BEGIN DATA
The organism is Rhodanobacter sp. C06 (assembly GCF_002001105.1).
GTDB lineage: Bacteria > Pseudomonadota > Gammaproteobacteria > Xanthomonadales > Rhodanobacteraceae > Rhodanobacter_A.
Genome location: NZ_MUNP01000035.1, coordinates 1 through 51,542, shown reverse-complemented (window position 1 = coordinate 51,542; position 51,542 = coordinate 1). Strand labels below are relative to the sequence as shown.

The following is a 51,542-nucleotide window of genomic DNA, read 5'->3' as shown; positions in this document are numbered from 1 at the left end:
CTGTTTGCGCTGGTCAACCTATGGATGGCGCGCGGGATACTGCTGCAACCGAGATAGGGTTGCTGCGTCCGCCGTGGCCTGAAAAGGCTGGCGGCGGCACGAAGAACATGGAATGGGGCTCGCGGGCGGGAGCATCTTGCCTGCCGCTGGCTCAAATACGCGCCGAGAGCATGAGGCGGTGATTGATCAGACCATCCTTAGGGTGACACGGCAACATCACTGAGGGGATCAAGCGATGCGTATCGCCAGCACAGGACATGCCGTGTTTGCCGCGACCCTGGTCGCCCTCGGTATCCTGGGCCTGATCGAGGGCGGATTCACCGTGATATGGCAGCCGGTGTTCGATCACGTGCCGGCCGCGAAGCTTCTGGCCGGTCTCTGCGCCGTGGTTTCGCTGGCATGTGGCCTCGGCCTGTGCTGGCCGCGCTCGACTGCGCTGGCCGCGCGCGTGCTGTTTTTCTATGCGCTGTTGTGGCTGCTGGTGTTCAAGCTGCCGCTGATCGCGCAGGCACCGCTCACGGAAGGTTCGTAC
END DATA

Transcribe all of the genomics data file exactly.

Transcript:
The organism is Rhodanobacter sp. C06 (assembly GCF_002001105.1).
GTDB lineage: Bacteria > Pseudomonadota > Gammaproteobacteria > Xanthomonadales > Rhodanobacteraceae > Rhodanobacter_A.
Genome location: NZ_MUNP01000035.1, coordinates 1 through 51,542, shown reverse-complemented (window position 1 = coordinate 51,542; position 51,542 = coordinate 1). Strand labels below are relative to the sequence as shown.

The following is a 51,542-nucleotide window of genomic DNA, read 5'->3' as shown; positions in this document are numbered from 1 at the left end:
CTGTTTGCGCTGGTCAACCTATGGATGGCGCGCGGGATACTGCTGCAACCGAGATAGGGTTGCTGCGTCCGCCGTGGCCTGAAAAGGCTGGCGGCGGCACGAAGAACATGGAATGGGGCTCGCGGGCGGGAGCATCTTGCCTGCCGCTGGCTCAAATACGCGCCGAGAGCATGAGGCGGTGATTGATCAGACCATCCTTAGGGTGACACGGCAACATCACTGAGGGGATCAAGCGATGCGTATCGCCAGCACAGGACATGCCGTGTTTGCCGCGACCCTGGTCGCCCTCGGTATCCTGGGCCTGATCGAGGGCGGATTCACCGTGATATGGCAGCCGGTGTTCGATCACGTGCCGGCCGCGAAGCTTCTGGCCGGTCTCTGCGCCGTGGTTTCGCTGGCATGTGGCCTCGGCCTGTGCTGGCCGCGCTCGACTGCGCTGGCCGCGCGCGTGCTGTTTTTCTATGCGCTGTTGTGGCTGCTGGTGTTCAAGCTGCCGCTGATCGCGCAGGCACCGCTCACGGAAGGTTCGTAC